BusinessLEO

China Could Fill Potential Post-ISS Gap in LEO, Industry Says

An Axiom mission to the ISS. Image: Axiom

The US is at risk of losing leadership in LEO to China if commercial space stations do not come to fruition before the ISS plunges into the sea, two industry officials told lawmakers on Wednesday.

Background: The ISS is set to be decommissioned in 2030 and commercial providers are preparing to pick up the mantle of hosting people and experiments aboard commercial LEO destinations (CLDs). At the hearing, officials from two companies building commercial space stations worried that China’s Tiangong space station could become the only habitat in LEO if commercial stations aren’t operational within the next six years.

“If commercial options are not available ahead of decommissioning, our current partner nations will have no choice but to gravitate toward China,” said Dylan Taylor, chairman and CEO of Voyager, which is building the Starlab station.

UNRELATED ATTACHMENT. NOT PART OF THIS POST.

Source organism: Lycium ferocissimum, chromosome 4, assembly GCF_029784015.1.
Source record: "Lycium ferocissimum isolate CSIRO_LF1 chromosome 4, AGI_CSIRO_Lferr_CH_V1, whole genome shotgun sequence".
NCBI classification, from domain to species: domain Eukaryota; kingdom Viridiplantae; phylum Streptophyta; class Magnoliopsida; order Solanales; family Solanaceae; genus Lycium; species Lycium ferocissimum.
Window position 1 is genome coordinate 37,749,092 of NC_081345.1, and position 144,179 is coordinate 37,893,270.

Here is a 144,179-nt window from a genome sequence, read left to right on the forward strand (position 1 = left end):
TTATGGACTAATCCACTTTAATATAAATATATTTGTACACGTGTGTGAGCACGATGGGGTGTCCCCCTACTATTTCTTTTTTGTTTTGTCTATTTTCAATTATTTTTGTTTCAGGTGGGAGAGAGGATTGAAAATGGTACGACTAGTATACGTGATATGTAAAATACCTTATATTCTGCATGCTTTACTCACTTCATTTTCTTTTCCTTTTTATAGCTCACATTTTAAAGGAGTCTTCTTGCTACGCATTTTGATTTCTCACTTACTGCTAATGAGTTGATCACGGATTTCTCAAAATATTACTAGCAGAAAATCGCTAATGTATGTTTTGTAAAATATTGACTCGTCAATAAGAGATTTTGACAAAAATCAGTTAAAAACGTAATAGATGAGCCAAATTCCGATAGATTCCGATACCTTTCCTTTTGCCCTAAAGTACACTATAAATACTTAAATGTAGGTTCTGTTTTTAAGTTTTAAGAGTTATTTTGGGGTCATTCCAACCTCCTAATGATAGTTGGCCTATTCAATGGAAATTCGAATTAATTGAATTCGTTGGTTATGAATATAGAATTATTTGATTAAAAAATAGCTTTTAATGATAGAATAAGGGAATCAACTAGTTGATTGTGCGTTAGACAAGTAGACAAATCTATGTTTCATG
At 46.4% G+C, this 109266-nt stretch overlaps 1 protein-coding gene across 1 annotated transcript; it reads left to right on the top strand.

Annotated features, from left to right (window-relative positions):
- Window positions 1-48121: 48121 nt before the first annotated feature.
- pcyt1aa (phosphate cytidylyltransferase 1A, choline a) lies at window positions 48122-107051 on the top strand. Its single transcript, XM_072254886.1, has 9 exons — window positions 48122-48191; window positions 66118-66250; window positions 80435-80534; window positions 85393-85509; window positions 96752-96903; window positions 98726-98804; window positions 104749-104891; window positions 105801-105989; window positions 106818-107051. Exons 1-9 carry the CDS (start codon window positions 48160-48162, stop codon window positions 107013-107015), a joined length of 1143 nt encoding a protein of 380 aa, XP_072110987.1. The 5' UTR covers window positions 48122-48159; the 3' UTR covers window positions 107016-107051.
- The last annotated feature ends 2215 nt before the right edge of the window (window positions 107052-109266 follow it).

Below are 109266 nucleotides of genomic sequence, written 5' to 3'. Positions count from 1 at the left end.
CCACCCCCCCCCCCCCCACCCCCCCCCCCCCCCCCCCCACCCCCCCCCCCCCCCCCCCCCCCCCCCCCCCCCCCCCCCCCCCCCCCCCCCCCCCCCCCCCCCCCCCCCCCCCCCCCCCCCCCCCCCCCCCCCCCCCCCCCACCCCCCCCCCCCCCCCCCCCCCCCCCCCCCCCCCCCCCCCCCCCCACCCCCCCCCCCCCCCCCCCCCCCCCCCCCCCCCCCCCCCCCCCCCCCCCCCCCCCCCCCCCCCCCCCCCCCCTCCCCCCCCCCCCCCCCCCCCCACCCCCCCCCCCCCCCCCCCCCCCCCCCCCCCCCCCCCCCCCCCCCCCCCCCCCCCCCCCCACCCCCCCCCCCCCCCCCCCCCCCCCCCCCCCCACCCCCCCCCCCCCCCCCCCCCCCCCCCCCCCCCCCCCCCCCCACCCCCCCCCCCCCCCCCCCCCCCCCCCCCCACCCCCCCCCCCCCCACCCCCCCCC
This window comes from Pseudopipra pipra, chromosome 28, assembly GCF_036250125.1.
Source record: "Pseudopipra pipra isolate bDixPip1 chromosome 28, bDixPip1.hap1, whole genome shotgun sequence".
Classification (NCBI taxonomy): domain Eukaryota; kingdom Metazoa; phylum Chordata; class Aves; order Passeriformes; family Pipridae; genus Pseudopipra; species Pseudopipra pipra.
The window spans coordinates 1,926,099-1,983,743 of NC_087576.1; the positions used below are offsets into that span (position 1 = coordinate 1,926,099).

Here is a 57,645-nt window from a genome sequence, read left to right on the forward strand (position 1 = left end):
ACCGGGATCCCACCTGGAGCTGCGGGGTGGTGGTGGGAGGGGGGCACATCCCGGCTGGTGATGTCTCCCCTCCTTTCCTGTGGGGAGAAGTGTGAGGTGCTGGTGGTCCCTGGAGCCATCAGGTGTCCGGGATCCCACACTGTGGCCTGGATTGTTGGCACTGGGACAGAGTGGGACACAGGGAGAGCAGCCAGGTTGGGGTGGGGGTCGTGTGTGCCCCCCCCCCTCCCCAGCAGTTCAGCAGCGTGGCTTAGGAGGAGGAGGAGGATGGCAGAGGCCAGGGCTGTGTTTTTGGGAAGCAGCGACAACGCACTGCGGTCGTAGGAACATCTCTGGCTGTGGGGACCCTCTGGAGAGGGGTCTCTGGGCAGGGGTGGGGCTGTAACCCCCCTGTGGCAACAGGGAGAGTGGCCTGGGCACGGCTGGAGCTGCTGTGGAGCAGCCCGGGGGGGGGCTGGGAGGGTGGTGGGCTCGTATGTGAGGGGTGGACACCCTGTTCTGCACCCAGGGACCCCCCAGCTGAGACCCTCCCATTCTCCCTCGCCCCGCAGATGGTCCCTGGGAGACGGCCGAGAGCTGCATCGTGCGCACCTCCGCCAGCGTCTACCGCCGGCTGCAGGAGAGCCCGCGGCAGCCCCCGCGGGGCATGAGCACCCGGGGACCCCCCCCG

Mary Lynne Dittmar, Axiom’s chief government and external relations officer, called for an “immediate course correction” by lawmakers. “If we have a gap in American presence in low Earth orbit, the only winner will be China.”

Money problems: Rep. Zoe Lofgren (D-CA), ranking member of the House Science, Space and Technology Committee, blamed the “dysfunctional appropriations process” in part for putting America’s leadership in LEO at risk. 

“If we in Congress aren’t prepared to appropriate the required resources, we will not be successful,” Lofgren said. “Continuing to operate the ISS while also procuring a deorbit vehicle and providing support to commercial LEO destinations really does require sustained investment if we’re going to make sure America stays first in low Earth orbit.”

Recommendations: Dittmar recommended several budgetary priorities, including maintaining stable funding for the ISS, paying for a vehicle to deorbit the station, accelerating contracts to companies building CLDs, and funding the CLD program at $295M. 

She also recommended extending operation of the ISS past 2030 until at least one commercial station is up and running, if needed.

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